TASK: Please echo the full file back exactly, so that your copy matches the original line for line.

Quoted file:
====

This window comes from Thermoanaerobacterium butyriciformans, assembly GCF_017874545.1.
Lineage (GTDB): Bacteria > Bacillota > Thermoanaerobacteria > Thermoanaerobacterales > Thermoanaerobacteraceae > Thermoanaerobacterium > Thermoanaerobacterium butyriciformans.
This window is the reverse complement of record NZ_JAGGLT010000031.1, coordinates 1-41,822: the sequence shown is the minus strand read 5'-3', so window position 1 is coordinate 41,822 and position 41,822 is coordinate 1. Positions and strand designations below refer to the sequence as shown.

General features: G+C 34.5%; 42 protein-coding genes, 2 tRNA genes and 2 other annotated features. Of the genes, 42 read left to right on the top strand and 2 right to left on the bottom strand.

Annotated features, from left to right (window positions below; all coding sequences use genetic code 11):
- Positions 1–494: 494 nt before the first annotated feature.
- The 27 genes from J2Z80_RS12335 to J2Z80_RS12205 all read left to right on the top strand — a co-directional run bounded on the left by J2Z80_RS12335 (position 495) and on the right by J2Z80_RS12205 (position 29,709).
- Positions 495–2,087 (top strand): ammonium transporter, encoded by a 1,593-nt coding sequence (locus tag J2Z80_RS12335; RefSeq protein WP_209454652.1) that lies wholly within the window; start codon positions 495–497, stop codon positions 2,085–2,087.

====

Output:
This window comes from Thermoanaerobacterium butyriciformans, assembly GCF_017874545.1.
Lineage (GTDB): Bacteria > Bacillota > Thermoanaerobacteria > Thermoanaerobacterales > Thermoanaerobacteraceae > Thermoanaerobacterium > Thermoanaerobacterium butyriciformans.
This window is the reverse complement of record NZ_JAGGLT010000031.1, coordinates 1-41,822: the sequence shown is the minus strand read 5'-3', so window position 1 is coordinate 41,822 and position 41,822 is coordinate 1. Positions and strand designations below refer to the sequence as shown.

General features: G+C 34.5%; 42 protein-coding genes, 2 tRNA genes and 2 other annotated features. Of the genes, 42 read left to right on the top strand and 2 right to left on the bottom strand.

Annotated features, from left to right (window positions below; all coding sequences use genetic code 11):
- Positions 1–494: 494 nt before the first annotated feature.
- The 27 genes from J2Z80_RS12335 to J2Z80_RS12205 all read left to right on the top strand — a co-directional run bounded on the left by J2Z80_RS12335 (position 495) and on the right by J2Z80_RS12205 (position 29,709).
- Positions 495–2,087 (top strand): ammonium transporter, encoded by a 1,593-nt coding sequence (locus tag J2Z80_RS12335; RefSeq protein WP_209454652.1) that lies wholly within the window; start codon positions 495–497, stop codon positions 2,085–2,087.